Another tradition of the Great Game is that every April pundits must offer their predictions for how the longest season will play out. Almost all have placed this Yankee team in the second tier of the American League East, with many projecting that this year the boys over in Queens will rule the Gotham rivalry.

Those predictions seem spot on this Monday afternoon. The Yankees offer but token offense, garnering just three hits off Toronto starter Drew Hutchison, a young hurler who may have a bright future but whose win today pushes his major league record exactly one game over .500 while bringing his career ERA down below 4.50.

Meanwhile on the mound for New York Masahiro Tanaka does nothing to quell concerns about his fragile right elbow. Tanaka retires the first five men he faces, three on strikeouts, but in the third inning he surrenders five runs on a walk, a throwing error by third baseman Chase Headley, and three solid hits, including a long home run to left by Edwin Encarnacion. The warm sun is still shining and the sky is still brilliant blue when the game ends, but the 6-1 Blue Jays victory casts a pall on Opening Day.

But in the longest season every game is followed quickly by another, and the two teams return to the field under very different conditions Wednesday evening. The familiar subway ride may be a harbinger of spring, but a thermometer struggling to climb above 40 reminds that it is early in both the meteorological and sporting season. To make matters worse a stiff breeze from center field turns both playing and spectating into twin acts of endurance and true loyalty. When the Blue Jays take a 3-1 lead into the late innings and Dickey’s knuckleball seems too much for Yankee batters, that loyalty is put to the test. In meeting the challenge, and being rewarded, I am reminded of another of baseball’s enduring truths.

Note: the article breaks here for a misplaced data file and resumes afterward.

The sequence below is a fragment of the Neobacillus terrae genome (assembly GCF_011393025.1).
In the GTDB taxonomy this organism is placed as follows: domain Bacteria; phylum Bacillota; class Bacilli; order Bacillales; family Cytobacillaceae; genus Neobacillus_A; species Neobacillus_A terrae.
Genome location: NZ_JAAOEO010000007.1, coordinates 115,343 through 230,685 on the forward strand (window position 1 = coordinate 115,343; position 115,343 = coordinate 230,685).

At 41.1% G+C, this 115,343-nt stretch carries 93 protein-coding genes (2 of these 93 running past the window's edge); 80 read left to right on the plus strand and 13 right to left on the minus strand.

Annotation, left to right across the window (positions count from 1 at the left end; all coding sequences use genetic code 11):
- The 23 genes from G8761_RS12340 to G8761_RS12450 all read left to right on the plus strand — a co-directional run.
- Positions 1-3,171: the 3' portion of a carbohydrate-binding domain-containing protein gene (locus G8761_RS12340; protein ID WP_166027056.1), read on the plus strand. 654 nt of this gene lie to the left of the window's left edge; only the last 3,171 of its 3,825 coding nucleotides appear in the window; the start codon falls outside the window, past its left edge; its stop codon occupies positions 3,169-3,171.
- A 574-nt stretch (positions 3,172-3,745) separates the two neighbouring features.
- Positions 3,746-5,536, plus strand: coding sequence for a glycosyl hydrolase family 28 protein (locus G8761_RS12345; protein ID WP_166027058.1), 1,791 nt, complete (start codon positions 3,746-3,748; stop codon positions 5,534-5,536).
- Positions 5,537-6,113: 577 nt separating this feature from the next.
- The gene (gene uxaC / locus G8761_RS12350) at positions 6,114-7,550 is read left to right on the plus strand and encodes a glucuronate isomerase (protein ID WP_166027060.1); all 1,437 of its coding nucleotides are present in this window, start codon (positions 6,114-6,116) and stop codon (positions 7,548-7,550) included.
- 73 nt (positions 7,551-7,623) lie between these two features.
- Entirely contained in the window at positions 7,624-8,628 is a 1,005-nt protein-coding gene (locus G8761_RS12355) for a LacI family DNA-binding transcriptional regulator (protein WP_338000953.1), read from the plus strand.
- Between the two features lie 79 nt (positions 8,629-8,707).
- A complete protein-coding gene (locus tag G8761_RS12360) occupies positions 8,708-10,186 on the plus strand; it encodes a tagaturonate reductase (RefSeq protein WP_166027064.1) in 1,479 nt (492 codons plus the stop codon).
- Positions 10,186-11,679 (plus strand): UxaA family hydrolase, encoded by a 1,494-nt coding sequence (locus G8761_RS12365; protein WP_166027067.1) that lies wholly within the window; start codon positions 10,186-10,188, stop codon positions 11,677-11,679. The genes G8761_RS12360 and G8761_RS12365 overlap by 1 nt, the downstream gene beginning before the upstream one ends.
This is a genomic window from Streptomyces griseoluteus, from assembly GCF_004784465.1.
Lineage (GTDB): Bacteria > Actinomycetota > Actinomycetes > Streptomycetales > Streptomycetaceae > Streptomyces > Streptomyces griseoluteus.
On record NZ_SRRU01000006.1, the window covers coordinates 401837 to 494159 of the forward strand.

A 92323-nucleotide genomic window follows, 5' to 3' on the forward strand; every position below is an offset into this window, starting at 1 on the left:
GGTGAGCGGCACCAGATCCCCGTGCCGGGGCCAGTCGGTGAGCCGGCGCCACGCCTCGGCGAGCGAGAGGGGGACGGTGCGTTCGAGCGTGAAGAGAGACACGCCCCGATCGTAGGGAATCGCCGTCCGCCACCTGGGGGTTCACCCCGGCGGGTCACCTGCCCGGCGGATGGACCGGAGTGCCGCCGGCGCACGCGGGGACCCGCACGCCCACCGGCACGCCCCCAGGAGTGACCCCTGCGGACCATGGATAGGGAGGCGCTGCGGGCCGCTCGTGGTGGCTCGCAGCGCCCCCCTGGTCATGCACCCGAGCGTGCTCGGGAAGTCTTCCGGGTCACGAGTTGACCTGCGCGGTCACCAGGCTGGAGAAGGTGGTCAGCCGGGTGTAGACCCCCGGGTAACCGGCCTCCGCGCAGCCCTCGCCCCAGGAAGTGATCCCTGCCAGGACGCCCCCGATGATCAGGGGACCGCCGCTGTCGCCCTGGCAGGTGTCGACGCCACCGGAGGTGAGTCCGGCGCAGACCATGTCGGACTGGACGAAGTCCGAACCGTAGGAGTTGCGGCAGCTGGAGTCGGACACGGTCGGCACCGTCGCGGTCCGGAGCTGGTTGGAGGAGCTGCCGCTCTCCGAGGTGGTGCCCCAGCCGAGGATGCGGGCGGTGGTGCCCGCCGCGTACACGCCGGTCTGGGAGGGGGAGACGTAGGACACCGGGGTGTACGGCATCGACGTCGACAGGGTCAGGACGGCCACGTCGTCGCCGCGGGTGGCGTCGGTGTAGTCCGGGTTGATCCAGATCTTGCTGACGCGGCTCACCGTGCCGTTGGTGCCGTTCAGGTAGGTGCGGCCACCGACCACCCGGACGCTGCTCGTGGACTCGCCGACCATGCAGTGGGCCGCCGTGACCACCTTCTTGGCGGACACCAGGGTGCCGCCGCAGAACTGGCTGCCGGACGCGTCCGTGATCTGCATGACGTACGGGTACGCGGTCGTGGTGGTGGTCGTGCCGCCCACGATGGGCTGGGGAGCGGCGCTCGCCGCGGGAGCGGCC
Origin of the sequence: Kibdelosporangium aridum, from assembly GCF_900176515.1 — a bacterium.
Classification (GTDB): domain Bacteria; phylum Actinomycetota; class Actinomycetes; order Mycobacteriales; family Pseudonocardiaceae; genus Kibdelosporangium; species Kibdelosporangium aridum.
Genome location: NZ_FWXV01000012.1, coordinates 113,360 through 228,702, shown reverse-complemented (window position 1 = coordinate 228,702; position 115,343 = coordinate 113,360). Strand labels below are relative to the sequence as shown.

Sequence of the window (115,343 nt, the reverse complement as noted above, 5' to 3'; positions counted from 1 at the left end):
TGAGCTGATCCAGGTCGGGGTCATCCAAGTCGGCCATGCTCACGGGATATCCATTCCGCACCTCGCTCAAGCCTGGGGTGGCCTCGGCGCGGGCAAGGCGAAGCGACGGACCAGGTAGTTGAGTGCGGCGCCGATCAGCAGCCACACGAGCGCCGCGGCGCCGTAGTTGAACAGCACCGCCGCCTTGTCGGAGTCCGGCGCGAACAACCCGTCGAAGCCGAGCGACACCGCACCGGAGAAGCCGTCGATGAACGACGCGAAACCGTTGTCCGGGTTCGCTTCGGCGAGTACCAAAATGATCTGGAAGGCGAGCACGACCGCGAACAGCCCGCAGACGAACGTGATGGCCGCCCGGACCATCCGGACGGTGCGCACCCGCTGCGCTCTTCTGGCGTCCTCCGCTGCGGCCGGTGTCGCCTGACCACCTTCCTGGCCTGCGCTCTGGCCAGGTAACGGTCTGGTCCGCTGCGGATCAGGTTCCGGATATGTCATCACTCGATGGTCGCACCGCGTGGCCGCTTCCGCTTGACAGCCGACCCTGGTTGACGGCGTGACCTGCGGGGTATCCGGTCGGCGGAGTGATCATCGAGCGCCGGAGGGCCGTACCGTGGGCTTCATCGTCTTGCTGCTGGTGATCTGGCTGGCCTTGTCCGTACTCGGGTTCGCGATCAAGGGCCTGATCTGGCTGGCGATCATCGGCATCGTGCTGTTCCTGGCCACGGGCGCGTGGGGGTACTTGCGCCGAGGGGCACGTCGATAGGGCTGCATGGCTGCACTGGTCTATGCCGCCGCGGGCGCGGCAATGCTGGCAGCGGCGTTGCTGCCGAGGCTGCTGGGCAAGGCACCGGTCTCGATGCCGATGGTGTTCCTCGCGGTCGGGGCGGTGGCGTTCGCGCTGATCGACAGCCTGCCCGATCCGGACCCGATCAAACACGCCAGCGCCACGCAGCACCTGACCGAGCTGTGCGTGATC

Most of the pundits forecasting a gloomy year in the Bronx are relying, to degrees ranging from substantial to slavish, on the advanced metrics which now dominate analysis of the Great Game. No sport is more suited to complex statistical review, for numbers have always been an integral part of any discussion about a baseball player, or team, or time. And in the fullness of a 162 game season, there is far more often than not good reason to rely on the predictive ability of sabermetrics. But they still play every single one of those 162 games, and every single one remains utterly unpredictable.

Down to their final six outs on a frosty April night, the Yankees produce the following sequence against Toronto’s bullpen. Pinch hitter Chris Young lofts a soft popup down the right field line that just eludes three Blue Jays chasing it. Young trots into second with a double. Jacoby Ellsbury raps a sharp single to center, advancing Young to third with what will be the only hard hit of the inning. Brett Gardner is hit by a pitch, loading the bases. A wild pitch from reliever Brett Cecil sends Young home. After a strikeout by Carlos Beltran, Mark Teixeira is intentionally walked to again load the bases. Brian McCann becomes the second Yankee of the inning to be hit by a pitch, forcing home Ellsbury to knot the game at 3-3. Chase Headley hits a one-hopper back to the mound, which glances off the pitcher’s arm and into the gap between short and third. As the ball rolls into left field for a single Gardner races home, giving the Yankees their first lead and soon their first win of 2015.

Come October, the pundits and all of the advanced metrics will likely have the last laugh, with baseball winter again coming early to the Bronx. But between now and then, one frosty night in April won’t be the only time nor will the Stadium be the only place fans are reminded that at the core of the Great Game’s enduring appeal is that for all its constancy and tradition every contest is still unique.